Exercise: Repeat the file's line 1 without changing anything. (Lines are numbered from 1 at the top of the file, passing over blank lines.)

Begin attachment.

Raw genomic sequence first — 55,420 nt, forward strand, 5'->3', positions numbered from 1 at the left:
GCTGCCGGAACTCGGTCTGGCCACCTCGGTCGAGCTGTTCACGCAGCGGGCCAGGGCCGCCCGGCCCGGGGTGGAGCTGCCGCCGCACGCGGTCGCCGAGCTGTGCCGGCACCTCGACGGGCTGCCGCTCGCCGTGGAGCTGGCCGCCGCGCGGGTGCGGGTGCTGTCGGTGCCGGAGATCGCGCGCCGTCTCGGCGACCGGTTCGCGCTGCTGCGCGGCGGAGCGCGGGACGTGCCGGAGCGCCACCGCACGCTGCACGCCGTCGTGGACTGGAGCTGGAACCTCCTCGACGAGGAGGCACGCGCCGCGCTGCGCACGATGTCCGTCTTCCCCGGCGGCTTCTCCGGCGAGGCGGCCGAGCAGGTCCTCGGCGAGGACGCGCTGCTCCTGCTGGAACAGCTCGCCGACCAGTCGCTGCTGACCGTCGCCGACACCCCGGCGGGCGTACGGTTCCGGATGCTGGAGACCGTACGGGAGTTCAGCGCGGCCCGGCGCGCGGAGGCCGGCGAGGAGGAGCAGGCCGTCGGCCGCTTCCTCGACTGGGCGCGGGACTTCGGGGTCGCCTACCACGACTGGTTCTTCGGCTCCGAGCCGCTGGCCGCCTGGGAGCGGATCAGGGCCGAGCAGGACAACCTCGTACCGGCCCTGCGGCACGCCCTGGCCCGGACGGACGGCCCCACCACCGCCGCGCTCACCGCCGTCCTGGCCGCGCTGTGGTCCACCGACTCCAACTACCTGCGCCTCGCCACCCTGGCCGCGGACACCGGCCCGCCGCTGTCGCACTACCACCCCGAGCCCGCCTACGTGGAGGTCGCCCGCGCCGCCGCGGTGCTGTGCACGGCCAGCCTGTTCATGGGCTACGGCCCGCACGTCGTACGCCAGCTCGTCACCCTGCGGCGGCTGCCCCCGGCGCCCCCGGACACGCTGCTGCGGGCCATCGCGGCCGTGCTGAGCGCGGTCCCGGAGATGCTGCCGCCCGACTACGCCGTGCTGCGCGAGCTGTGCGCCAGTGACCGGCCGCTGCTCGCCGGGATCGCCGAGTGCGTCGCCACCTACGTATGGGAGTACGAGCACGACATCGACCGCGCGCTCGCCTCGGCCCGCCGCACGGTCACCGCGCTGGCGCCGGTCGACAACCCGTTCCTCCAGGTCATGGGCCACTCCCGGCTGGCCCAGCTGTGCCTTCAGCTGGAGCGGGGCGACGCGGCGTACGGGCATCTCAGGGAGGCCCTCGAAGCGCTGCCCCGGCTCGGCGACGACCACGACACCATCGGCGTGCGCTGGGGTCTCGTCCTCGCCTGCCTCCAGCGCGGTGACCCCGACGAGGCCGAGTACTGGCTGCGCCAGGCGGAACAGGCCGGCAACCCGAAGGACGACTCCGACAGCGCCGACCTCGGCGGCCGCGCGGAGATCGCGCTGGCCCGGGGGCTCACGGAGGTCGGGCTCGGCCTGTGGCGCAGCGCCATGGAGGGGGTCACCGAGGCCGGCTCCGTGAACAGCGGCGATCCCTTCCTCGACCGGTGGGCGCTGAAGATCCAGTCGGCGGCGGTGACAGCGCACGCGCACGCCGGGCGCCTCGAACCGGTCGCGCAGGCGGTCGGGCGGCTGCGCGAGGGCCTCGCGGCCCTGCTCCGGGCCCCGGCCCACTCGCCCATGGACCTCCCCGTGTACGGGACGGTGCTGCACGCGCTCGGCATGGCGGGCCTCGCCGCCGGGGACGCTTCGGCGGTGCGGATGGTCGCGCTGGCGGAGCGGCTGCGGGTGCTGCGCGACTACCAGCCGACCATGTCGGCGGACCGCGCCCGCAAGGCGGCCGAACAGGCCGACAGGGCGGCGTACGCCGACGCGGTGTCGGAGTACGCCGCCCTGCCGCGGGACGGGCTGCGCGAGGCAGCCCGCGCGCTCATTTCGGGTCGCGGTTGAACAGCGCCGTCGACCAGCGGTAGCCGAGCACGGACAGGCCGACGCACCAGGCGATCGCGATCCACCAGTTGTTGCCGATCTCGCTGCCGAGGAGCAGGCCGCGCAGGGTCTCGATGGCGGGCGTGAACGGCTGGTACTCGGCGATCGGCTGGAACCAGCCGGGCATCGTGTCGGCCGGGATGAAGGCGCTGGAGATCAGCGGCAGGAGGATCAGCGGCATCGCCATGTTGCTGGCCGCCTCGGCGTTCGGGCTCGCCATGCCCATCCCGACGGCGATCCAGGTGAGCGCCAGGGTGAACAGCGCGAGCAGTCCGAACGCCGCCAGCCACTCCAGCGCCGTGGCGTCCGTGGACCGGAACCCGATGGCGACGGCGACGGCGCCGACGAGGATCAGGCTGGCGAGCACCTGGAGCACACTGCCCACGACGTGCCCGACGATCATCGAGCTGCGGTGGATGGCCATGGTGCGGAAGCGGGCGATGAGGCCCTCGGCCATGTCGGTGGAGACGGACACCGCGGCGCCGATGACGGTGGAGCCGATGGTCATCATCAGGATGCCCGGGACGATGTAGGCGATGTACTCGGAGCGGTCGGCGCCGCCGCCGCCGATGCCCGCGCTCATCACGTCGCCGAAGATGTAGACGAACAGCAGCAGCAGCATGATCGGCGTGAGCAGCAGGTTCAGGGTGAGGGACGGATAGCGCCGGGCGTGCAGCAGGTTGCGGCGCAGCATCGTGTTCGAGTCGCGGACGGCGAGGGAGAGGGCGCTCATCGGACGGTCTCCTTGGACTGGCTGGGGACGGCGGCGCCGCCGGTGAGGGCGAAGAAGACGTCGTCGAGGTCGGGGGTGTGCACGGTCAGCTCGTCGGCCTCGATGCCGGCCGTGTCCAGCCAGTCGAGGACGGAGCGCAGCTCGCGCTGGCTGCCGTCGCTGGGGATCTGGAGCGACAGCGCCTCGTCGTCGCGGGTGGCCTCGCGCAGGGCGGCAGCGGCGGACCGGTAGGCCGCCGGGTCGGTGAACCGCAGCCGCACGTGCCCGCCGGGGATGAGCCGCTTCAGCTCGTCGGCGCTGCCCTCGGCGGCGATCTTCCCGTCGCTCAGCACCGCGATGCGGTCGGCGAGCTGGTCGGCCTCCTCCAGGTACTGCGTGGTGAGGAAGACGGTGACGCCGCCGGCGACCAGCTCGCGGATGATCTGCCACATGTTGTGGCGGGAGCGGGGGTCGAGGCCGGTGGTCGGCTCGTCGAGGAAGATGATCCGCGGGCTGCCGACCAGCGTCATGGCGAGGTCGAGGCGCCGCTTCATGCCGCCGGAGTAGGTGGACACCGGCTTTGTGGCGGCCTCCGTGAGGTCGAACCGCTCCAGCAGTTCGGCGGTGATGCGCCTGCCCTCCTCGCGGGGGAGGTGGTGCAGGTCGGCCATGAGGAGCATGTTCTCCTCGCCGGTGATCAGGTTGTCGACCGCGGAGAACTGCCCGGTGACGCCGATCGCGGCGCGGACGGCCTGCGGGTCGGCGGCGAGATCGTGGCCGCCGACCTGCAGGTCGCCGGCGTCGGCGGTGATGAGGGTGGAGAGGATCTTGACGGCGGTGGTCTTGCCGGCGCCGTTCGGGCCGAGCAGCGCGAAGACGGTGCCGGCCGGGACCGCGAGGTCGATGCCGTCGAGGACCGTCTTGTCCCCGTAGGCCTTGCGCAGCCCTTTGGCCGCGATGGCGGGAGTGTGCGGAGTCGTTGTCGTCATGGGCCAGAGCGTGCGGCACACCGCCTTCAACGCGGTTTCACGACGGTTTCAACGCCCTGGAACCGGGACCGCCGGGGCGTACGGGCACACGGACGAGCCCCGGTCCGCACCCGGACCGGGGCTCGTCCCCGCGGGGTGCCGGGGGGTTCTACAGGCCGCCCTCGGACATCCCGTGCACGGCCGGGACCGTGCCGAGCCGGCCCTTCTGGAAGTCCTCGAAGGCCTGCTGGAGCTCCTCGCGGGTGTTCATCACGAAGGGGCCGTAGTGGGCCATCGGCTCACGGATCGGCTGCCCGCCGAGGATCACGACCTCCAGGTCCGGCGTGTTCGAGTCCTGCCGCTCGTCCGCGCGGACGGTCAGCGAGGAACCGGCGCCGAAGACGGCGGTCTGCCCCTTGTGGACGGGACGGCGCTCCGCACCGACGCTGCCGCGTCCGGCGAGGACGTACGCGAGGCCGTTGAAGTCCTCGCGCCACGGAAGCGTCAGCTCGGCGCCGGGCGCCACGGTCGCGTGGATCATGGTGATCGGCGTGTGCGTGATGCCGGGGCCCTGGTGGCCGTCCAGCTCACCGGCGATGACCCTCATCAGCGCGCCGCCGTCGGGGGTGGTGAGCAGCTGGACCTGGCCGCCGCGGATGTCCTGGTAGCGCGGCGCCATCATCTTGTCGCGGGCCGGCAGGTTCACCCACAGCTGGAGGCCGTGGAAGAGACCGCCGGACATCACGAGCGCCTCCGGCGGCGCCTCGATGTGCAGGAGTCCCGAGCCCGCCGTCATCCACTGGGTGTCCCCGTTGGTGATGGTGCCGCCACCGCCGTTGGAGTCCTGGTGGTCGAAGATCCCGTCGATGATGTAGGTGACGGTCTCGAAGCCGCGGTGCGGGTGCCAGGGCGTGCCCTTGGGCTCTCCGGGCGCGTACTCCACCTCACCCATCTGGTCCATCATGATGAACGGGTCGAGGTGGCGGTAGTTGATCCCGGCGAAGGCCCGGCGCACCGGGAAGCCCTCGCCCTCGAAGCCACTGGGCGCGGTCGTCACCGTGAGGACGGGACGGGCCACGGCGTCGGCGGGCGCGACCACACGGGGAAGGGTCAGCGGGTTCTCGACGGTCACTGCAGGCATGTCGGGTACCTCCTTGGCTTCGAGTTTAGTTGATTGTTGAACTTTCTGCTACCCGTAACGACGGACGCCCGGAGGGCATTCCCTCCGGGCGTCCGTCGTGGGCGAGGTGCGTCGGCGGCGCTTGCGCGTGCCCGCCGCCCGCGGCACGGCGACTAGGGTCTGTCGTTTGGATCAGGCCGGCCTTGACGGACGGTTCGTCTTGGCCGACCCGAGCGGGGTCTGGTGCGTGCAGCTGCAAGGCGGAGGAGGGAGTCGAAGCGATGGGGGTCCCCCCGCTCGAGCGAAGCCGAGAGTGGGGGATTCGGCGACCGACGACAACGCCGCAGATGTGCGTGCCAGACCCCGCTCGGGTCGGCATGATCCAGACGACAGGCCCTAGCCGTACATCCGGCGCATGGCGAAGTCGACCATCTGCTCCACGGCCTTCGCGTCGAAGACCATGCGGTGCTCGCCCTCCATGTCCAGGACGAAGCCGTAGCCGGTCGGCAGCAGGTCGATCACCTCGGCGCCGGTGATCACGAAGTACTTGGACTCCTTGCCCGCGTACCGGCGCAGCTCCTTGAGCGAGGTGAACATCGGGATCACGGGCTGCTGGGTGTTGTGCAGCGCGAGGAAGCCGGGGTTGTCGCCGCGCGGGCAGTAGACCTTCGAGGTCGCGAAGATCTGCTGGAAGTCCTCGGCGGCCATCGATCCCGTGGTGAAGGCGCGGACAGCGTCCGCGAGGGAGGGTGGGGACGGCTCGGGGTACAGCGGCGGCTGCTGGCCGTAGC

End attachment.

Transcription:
Raw genomic sequence first — 55,420 nt, forward strand, 5'->3', positions numbered from 1 at the left: